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Avoiding the Festive Financial Hangover

Christmas is over, the leftovers have all been eaten, the tree is down and the decorations are safely stored in the attic ready for next year.  We’ve entered a whole new year, a time of new beginnings and resolutions to make this year even better than last.  However, some of us are feeling the brunt of the Christmas spending spree and worrying about how we’ll get through the first few months of 2019 and clear the debts we’ve taken on to ensure that our families have a great Christmas.  Now is the time to get your personal finances under control to make sure that this year goes with a swing, rather than being a damp squib of a year as we scramble to avoid falling further into debt.

The end of January is the deadline for filing your tax return and sending it in late is likely to result in a fine.  Get this task done and out of the way as early as you can to avoid a financial penalty and the worry of making the deadline.  Last year there was a final rush of people filing their tax returns at the very last minute, with more than 30,000 doing so in the final hour, according to HM Revenue and Customs.

Many of us begin the New Year with every intention of paying off our debts and avoiding even more financial worry in the future.  Avoid getting into more debt and make sure you’re aware of how you spend your money.  Using credit cards for household essentials like groceries can be a warning sign that you’re slipping.  Adopt a golden rule of not going into debt to buy something that will last for less time than it takes you to repay the sum borrowed.  If you’re already dealing with credit card debt (and so many of us are), try to regularly pay more than the minimum.  If you do feel overwhelmed by debt, the sooner you seek help from a debt advice organisation, the quicker you’ll be able to deal with it and put your debts behind you.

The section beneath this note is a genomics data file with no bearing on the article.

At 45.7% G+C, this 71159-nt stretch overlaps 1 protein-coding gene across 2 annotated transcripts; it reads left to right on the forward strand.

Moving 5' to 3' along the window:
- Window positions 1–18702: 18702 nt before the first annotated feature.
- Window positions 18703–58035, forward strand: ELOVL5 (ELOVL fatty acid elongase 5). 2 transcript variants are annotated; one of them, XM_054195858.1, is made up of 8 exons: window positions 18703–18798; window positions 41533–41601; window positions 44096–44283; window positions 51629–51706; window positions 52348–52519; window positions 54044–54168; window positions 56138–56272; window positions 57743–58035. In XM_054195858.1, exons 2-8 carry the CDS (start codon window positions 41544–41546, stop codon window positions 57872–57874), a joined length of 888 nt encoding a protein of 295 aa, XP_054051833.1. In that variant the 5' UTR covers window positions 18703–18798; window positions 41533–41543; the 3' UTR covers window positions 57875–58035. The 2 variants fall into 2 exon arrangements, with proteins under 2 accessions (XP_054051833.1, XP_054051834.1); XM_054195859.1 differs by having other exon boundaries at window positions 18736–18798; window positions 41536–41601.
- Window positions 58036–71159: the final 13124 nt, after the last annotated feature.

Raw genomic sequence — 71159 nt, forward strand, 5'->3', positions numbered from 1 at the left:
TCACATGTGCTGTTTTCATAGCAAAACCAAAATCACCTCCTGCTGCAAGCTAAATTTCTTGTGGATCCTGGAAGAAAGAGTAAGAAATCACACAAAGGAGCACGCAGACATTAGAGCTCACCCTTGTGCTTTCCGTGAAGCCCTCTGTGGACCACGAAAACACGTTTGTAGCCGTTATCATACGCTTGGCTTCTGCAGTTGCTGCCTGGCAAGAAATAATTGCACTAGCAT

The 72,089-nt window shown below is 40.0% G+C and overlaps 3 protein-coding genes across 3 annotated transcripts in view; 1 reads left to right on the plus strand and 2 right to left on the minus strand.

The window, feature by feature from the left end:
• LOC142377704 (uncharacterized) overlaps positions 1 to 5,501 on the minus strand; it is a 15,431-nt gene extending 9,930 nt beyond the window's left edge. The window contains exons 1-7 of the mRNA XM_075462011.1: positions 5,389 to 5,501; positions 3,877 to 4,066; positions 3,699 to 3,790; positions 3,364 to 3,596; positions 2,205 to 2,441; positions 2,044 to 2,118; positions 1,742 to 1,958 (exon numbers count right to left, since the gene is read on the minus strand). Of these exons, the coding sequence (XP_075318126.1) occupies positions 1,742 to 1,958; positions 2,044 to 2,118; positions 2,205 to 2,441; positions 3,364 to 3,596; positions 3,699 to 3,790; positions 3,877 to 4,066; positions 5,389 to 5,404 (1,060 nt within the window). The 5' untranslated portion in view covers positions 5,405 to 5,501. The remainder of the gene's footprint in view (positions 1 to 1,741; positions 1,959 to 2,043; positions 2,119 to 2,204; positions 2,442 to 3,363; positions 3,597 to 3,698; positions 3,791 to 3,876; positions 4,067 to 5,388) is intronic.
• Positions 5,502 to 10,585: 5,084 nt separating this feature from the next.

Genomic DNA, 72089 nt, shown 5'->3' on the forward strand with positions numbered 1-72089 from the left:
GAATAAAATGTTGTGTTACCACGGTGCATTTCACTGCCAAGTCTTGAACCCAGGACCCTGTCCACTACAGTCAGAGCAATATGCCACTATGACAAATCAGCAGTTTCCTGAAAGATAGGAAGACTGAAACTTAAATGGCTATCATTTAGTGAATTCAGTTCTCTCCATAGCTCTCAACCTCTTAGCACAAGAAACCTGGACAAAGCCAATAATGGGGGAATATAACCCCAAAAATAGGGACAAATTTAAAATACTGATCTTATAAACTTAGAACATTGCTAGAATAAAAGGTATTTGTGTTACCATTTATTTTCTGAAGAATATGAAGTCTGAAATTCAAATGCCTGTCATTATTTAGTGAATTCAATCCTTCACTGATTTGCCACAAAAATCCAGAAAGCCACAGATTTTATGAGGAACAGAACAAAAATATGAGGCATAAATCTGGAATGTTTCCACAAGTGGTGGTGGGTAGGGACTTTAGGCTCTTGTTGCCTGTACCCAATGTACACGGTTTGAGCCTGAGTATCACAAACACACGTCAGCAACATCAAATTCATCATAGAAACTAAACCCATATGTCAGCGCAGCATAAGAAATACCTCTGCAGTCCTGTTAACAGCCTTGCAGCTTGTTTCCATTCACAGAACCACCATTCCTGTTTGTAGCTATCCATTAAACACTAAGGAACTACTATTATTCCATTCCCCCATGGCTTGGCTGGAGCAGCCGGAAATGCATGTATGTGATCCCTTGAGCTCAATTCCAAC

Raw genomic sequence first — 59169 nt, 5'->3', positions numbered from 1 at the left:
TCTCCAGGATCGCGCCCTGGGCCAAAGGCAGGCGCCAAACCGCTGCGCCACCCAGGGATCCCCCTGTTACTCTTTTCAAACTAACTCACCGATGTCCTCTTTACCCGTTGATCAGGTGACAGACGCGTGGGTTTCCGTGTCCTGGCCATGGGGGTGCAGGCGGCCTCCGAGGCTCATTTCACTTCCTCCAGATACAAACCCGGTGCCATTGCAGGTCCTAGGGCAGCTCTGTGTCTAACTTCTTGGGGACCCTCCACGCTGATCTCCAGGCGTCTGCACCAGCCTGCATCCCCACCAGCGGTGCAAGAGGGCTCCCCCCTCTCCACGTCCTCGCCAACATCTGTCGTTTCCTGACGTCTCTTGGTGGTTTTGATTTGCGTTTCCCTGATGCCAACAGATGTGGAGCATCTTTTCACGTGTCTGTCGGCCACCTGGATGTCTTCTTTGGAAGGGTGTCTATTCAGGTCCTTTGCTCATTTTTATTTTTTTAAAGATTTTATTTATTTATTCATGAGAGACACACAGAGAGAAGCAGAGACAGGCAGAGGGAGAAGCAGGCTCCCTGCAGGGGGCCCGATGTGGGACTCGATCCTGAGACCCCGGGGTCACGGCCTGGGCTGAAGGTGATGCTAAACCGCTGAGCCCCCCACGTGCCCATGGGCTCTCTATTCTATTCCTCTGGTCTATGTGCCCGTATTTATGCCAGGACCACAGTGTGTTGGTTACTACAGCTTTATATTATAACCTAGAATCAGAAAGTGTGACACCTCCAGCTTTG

Switch service providers to find a better deal on utilities.  Some companies make this easy by offering to do this for you automatically and free of charge (or for a small fee).  Check your broadband and TV provider to ensure that you’re getting the best deal available and won’t be met with an automatic price increase at the end of a contract.  Comparison sites suggest that you can save up to £200 per year by switching and it may be worth breaking up TV and broadband packages and look for better individual deals.

Do a mortgage health check and, if you’re able to, consider paying more off your mortgage.  Many lenders will allow overpayment (usually about 10% of the loan) and, despite early repayment charges, you could save on interest.  Santander estimates that a £10 overpayment on a mortgage of £200,000 may result in saving £1,146 in interest, so this is worth considering if you have the funds to do so.

Use technology to help you budget and stay out of debt.  New tools and apps are available that will help you to set budgets and instantly notify you if you’re spending is straying towards danger levels that would tip you into debt.